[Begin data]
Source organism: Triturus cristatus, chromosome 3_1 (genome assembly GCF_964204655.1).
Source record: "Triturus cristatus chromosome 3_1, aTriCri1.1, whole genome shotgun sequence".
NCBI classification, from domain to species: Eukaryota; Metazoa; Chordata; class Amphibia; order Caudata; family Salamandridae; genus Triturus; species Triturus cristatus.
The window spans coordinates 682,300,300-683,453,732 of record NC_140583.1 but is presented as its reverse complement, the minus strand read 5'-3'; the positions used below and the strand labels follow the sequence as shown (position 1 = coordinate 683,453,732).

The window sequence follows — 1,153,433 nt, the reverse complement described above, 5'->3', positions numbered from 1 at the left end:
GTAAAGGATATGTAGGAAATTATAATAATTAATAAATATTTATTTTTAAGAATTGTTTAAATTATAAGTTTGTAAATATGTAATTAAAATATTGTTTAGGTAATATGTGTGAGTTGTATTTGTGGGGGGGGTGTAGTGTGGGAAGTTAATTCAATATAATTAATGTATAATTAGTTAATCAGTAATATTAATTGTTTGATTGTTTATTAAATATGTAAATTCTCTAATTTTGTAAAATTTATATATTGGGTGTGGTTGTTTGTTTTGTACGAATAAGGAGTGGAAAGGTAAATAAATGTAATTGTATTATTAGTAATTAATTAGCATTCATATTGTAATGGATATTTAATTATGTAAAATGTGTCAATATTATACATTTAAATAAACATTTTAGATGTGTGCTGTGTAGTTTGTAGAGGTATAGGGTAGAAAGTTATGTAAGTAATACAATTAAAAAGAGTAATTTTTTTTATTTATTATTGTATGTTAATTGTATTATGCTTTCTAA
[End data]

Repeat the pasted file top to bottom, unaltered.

Source organism: Triturus cristatus, chromosome 3_1 (genome assembly GCF_964204655.1).
Source record: "Triturus cristatus chromosome 3_1, aTriCri1.1, whole genome shotgun sequence".
NCBI classification, from domain to species: Eukaryota; Metazoa; Chordata; class Amphibia; order Caudata; family Salamandridae; genus Triturus; species Triturus cristatus.
The window spans coordinates 682,300,300-683,453,732 of record NC_140583.1 but is presented as its reverse complement, the minus strand read 5'-3'; the positions used below and the strand labels follow the sequence as shown (position 1 = coordinate 683,453,732).

The window sequence follows — 1,153,433 nt, the reverse complement described above, 5'->3', positions numbered from 1 at the left end:
GTAAAGGATATGTAGGAAATTATAATAATTAATAAATATTTATTTTTAAGAATTGTTTAAATTATAAGTTTGTAAATATGTAATTAAAATATTGTTTAGGTAATATGTGTGAGTTGTATTTGTGGGGGGGGTGTAGTGTGGGAAGTTAATTCAATATAATTAATGTATAATTAGTTAATCAGTAATATTAATTGTTTGATTGTTTATTAAATATGTAAATTCTCTAATTTTGTAAAATTTATATATTGGGTGTGGTTGTTTGTTTTGTACGAATAAGGAGTGGAAAGGTAAATAAATGTAATTGTATTATTAGTAATTAATTAGCATTCATATTGTAATGGATATTTAATTATGTAAAATGTGTCAATATTATACATTTAAATAAACATTTTAGATGTGTGCTGTGTAGTTTGTAGAGGTATAGGGTAGAAAGTTATGTAAGTAATACAATTAAAAAGAGTAATTTTTTTTATTTATTATTGTATGTTAATTGTATTATGCTTTCTAA